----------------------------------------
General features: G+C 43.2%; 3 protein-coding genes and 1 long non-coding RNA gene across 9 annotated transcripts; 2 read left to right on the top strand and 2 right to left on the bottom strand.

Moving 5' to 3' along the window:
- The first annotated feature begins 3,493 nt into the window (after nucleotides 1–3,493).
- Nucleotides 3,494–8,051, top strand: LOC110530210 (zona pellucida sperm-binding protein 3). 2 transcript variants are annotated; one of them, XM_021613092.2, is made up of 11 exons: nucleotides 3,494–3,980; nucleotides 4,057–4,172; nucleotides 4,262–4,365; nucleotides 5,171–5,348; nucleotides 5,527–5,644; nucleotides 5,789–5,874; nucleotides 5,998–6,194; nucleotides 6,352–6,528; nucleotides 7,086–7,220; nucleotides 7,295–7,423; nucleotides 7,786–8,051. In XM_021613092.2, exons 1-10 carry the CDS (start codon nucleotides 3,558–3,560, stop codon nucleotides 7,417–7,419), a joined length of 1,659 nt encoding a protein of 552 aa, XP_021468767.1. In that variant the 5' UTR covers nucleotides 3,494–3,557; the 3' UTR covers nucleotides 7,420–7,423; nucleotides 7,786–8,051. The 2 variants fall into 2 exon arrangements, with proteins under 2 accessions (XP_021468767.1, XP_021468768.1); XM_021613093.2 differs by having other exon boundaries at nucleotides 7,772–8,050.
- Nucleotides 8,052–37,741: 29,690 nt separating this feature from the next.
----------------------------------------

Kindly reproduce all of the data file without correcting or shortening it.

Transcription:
General features: G+C 43.2%; 3 protein-coding genes and 1 long non-coding RNA gene across 9 annotated transcripts; 2 read left to right on the top strand and 2 right to left on the bottom strand.

Moving 5' to 3' along the window:
- The first annotated feature begins 3,493 nt into the window (after nucleotides 1–3,493).
- Nucleotides 3,494–8,051, top strand: LOC110530210 (zona pellucida sperm-binding protein 3). 2 transcript variants are annotated; one of them, XM_021613092.2, is made up of 11 exons: nucleotides 3,494–3,980; nucleotides 4,057–4,172; nucleotides 4,262–4,365; nucleotides 5,171–5,348; nucleotides 5,527–5,644; nucleotides 5,789–5,874; nucleotides 5,998–6,194; nucleotides 6,352–6,528; nucleotides 7,086–7,220; nucleotides 7,295–7,423; nucleotides 7,786–8,051. In XM_021613092.2, exons 1-10 carry the CDS (start codon nucleotides 3,558–3,560, stop codon nucleotides 7,417–7,419), a joined length of 1,659 nt encoding a protein of 552 aa, XP_021468767.1. In that variant the 5' UTR covers nucleotides 3,494–3,557; the 3' UTR covers nucleotides 7,420–7,423; nucleotides 7,786–8,051. The 2 variants fall into 2 exon arrangements, with proteins under 2 accessions (XP_021468767.1, XP_021468768.1); XM_021613093.2 differs by having other exon boundaries at nucleotides 7,772–8,050.
- Nucleotides 8,052–37,741: 29,690 nt separating this feature from the next.